I hope the example in “Testimonial Power Part 2” helped you write a brand statement that can guide you in building a great set of testimonials. But there’s something else I should have mentioned in that post: the importance of audience research.

More to the point: Your brand statement should be based on more than your own “gut feeling” about which benefits of your product matter most to your target audience.

You need some real feedback from those people, who should be defined as specifically as possible. For our fictional Sunrise Rent-a-Car, the audience is not just “travelers” or “Central Florida visitors,” but “budget conscious families and business people visiting Central Florida.”

The more your product is like those of your competitors (and chances are your offering is more like theirs than it is unlike), the more important it is to know how your specific audience prioritizes benefits. If your company is small and can’t afford to hire a research firm, at least do some online surveys.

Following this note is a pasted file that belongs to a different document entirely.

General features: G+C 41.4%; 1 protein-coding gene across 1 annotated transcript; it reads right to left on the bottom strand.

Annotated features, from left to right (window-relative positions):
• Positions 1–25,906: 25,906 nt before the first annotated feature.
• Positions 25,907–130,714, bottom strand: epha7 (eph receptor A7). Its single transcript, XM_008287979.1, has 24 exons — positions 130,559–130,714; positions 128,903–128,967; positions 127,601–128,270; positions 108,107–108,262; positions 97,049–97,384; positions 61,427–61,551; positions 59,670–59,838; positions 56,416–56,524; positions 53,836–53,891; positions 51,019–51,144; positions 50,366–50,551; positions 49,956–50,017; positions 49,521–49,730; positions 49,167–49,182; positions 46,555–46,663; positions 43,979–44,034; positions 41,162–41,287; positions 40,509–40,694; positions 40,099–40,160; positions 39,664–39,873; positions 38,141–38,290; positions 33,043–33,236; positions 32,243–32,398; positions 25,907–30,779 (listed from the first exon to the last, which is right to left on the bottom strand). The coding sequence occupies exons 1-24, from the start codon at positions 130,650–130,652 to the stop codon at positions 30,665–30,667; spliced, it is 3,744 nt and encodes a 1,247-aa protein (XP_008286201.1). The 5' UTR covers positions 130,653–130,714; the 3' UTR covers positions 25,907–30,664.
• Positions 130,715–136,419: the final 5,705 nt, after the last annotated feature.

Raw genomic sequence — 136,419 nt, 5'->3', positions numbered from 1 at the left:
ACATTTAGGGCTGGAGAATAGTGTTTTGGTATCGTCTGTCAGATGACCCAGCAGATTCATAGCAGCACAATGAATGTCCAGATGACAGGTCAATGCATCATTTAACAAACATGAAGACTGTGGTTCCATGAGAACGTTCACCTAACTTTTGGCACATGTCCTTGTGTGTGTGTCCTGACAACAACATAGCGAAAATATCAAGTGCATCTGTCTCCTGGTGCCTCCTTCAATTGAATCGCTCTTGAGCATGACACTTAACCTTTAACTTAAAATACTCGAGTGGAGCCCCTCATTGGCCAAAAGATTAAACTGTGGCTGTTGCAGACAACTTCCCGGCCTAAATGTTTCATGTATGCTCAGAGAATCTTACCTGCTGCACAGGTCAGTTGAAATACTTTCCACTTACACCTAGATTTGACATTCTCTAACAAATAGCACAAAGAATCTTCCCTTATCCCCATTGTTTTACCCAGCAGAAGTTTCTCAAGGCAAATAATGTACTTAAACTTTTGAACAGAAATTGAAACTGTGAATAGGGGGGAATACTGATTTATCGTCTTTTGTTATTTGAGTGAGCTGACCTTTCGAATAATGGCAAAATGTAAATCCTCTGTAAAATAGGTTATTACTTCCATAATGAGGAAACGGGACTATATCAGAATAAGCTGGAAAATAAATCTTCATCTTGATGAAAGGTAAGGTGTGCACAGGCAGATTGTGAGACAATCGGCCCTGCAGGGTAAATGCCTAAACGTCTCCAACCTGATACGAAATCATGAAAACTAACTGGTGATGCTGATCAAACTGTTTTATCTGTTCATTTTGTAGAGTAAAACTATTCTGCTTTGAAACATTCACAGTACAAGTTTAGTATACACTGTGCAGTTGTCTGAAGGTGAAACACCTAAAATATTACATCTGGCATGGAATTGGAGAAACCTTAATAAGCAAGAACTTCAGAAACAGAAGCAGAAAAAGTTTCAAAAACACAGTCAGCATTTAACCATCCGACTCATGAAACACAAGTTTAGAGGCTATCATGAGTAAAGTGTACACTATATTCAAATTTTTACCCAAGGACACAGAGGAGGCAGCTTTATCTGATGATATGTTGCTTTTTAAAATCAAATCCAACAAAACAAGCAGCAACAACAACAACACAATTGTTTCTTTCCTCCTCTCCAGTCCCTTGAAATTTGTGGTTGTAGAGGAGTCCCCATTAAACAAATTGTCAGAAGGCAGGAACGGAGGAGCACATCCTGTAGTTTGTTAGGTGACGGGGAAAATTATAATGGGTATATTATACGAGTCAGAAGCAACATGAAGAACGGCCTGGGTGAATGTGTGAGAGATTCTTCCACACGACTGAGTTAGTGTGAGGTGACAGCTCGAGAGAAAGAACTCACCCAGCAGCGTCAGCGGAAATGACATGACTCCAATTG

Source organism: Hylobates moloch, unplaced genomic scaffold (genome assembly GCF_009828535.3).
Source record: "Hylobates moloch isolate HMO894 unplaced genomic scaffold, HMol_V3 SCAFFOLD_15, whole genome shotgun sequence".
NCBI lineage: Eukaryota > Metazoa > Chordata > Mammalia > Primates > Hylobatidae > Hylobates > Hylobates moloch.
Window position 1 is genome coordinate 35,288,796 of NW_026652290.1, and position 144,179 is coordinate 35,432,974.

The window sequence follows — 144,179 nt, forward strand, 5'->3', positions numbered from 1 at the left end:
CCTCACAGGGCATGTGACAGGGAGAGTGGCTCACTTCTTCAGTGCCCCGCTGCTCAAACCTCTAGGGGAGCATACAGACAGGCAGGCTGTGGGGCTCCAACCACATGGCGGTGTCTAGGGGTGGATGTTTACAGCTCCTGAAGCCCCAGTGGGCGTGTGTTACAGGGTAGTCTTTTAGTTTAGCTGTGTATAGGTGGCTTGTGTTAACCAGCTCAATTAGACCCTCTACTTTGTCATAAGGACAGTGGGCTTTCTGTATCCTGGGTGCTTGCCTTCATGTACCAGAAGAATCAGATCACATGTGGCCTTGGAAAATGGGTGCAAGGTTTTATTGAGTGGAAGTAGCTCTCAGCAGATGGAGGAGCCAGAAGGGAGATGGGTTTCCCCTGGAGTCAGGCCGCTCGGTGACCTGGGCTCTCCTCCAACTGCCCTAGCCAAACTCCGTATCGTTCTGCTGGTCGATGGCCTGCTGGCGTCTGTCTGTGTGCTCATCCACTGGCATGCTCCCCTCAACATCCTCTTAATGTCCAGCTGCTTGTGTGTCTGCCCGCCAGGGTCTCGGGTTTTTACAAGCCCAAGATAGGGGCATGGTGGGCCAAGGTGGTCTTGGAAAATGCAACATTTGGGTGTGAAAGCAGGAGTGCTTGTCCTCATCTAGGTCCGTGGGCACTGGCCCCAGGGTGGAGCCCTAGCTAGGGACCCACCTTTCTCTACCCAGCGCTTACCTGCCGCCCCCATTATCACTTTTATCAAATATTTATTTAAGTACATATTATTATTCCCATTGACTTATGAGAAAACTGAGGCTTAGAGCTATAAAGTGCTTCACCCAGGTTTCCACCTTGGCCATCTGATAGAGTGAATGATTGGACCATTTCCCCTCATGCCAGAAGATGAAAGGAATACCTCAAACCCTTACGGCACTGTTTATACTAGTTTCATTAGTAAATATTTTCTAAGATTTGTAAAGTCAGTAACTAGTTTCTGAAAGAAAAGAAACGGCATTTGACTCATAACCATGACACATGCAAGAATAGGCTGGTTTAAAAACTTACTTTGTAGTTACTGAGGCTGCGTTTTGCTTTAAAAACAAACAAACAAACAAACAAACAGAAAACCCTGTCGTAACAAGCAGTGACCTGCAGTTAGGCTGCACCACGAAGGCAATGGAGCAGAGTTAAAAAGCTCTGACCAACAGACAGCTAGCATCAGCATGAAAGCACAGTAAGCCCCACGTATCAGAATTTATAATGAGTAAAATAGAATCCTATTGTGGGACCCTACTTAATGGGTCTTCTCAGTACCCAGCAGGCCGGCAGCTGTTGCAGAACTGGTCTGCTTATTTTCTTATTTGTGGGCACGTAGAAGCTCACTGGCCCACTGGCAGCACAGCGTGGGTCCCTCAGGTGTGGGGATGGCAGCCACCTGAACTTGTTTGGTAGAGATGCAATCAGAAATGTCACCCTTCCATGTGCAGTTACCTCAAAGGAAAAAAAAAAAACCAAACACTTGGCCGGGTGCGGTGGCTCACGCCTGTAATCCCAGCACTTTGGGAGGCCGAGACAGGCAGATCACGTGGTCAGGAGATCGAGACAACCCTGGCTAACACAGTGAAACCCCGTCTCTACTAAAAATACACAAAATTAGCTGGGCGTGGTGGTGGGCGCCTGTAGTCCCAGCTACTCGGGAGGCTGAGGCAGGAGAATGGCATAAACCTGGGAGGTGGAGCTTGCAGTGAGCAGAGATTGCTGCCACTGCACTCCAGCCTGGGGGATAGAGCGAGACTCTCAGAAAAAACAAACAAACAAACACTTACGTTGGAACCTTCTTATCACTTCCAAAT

Free, web-based tools like surveymonkey.com make it easier than ever to create and administer surveys, and even allow you to graph and analyze your survey results. Especially if you have a relatively small number (say, fewer than 100) customers and prospects willing to be surveyed, these online research providers can be an ideal solution.

The main point is to take what you learn from your research and use it in creating your brand statement. Others in your organization may feel a particular benefit has to be the star of the brand statement . . . but if you have the facts on your side, stick to them.

If your research shows that benefit X is by far the most important to your target audience, your brand statement should “lead with it” … and you know you’ll need more than one testimonial focused on it.